I know I'm a bit late to the party here, and perhaps this should be combined with the other answer, but here goes:
Pastry dough is made of butter, flour and water1; worked together with specific techniques, and shaped into a specific final form. Pastry dough is typically light and flaky with a tender inside. Anything made with pastry dough (sweet or savory) can be "a pastry".*
1) In place of butter, any fat (such as shortening or lard) may be used. A flavor enhancing liquid (such as brandy) for may be used in place of plain water.
Pastry includes croissants, some pie crusts, Danishes, tarts, baklava, pat a choux, as well as things made with phyllo dough or puff pastry.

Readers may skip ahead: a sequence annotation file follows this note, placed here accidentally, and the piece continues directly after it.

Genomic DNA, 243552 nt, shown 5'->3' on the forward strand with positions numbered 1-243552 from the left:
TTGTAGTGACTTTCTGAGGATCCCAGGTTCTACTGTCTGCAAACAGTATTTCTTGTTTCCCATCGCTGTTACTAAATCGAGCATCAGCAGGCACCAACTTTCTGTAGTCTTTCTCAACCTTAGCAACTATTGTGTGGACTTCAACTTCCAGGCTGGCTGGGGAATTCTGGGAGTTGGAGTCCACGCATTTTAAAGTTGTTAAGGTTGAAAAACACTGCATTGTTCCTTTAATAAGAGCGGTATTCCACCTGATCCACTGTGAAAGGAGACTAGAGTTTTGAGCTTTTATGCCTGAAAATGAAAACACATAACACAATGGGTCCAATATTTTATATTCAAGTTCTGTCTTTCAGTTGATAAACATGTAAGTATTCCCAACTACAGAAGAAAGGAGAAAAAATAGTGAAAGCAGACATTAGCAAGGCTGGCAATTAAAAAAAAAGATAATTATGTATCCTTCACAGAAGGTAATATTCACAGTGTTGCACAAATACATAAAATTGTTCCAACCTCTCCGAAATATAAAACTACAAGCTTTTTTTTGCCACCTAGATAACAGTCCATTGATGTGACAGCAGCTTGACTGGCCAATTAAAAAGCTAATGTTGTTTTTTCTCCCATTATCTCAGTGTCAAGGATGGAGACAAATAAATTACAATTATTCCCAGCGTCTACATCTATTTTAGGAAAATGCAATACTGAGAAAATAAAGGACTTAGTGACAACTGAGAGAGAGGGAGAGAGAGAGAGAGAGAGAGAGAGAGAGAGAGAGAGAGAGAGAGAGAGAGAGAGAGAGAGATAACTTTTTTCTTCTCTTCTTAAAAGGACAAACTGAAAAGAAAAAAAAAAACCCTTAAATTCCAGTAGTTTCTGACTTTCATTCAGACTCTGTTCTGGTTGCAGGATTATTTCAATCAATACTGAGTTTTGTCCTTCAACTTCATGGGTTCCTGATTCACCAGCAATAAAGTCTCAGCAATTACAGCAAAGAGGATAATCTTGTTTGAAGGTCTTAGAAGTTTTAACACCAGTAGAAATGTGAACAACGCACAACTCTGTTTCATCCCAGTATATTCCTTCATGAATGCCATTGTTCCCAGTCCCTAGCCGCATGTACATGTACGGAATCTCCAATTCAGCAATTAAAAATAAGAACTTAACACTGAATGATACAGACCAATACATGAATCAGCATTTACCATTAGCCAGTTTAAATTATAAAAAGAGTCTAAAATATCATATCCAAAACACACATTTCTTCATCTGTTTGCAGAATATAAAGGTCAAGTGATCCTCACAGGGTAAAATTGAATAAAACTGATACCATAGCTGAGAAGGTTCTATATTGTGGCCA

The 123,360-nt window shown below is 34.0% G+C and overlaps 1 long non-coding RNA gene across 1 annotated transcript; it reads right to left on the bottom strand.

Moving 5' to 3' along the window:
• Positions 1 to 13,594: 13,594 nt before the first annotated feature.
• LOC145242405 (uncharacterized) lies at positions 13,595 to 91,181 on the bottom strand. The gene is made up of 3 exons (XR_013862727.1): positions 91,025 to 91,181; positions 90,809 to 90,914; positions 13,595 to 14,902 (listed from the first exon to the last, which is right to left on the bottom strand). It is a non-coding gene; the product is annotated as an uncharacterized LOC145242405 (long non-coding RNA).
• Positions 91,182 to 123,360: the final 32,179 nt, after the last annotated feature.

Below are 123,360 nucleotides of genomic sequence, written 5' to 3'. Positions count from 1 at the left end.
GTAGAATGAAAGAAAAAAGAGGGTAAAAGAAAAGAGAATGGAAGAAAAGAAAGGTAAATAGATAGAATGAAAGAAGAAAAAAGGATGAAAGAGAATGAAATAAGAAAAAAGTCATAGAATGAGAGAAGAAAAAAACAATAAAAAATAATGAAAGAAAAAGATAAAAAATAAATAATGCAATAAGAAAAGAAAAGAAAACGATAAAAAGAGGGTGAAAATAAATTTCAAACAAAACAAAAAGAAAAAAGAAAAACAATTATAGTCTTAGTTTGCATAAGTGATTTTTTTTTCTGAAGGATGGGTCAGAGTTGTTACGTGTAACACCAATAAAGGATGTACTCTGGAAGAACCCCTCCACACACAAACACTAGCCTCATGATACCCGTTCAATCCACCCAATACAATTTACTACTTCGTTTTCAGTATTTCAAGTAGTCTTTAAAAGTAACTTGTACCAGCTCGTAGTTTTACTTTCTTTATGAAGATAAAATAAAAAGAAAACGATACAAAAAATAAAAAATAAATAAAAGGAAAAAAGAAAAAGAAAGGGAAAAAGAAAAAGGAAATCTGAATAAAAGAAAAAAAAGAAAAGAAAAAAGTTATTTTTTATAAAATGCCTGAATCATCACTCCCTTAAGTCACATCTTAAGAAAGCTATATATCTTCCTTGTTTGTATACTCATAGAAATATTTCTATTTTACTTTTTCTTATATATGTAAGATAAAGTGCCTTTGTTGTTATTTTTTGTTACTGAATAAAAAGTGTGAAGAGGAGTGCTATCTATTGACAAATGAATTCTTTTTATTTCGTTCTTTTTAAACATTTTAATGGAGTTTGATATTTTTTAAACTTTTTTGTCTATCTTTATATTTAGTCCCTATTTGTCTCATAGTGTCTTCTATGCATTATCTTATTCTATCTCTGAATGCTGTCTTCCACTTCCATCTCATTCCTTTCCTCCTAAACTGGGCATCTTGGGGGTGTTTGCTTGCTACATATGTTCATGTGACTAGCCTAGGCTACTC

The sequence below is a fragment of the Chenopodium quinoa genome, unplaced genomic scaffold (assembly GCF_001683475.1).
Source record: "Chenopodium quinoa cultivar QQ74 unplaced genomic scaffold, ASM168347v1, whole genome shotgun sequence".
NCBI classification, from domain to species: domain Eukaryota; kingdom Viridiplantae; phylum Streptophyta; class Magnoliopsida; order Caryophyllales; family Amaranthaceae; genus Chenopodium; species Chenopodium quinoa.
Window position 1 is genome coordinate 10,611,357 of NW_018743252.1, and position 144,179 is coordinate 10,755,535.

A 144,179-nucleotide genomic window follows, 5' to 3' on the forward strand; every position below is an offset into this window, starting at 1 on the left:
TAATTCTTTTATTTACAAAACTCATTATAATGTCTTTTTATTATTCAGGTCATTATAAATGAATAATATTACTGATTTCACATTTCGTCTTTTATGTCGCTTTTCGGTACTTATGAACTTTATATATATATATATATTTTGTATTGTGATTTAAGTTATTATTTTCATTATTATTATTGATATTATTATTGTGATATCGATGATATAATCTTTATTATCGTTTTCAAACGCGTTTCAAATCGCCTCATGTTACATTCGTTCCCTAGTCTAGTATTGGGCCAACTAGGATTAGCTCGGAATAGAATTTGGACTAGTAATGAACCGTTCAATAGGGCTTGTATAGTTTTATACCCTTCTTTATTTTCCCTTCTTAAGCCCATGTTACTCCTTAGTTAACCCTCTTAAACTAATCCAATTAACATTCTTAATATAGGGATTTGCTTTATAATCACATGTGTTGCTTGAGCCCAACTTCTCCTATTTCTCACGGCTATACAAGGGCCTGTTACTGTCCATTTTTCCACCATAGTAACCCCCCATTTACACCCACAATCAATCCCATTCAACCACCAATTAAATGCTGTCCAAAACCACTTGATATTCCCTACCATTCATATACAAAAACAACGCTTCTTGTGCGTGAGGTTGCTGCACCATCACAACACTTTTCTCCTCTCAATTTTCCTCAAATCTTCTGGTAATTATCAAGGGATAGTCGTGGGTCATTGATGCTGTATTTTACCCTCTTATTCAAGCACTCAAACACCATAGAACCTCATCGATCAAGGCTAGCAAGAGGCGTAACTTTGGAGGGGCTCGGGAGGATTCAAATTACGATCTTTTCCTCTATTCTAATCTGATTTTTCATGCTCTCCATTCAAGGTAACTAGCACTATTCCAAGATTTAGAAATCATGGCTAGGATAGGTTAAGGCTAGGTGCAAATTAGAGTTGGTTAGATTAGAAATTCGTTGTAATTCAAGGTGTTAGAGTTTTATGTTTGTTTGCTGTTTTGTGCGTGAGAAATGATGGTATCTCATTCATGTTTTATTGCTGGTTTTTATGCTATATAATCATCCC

Baked goods made with batter (batter can be poured) or which are constructed via the creaming method (beating sugar into fat creates air bubbles) are not pastry. This includes cake, cookies (biscuits in the UK), standard doughnuts, waffles, meringues, graham cracker pie crusts and quick-bread style muffins. Dough made with yeast or little fat is not pastry; this includes bread, rolls,
While a "pastry chef" is a chef who specializes in desserts, and a "pastry shop" would serve all kinds of sweets, I think that these terms have come about because it sounds better than "dessert chef".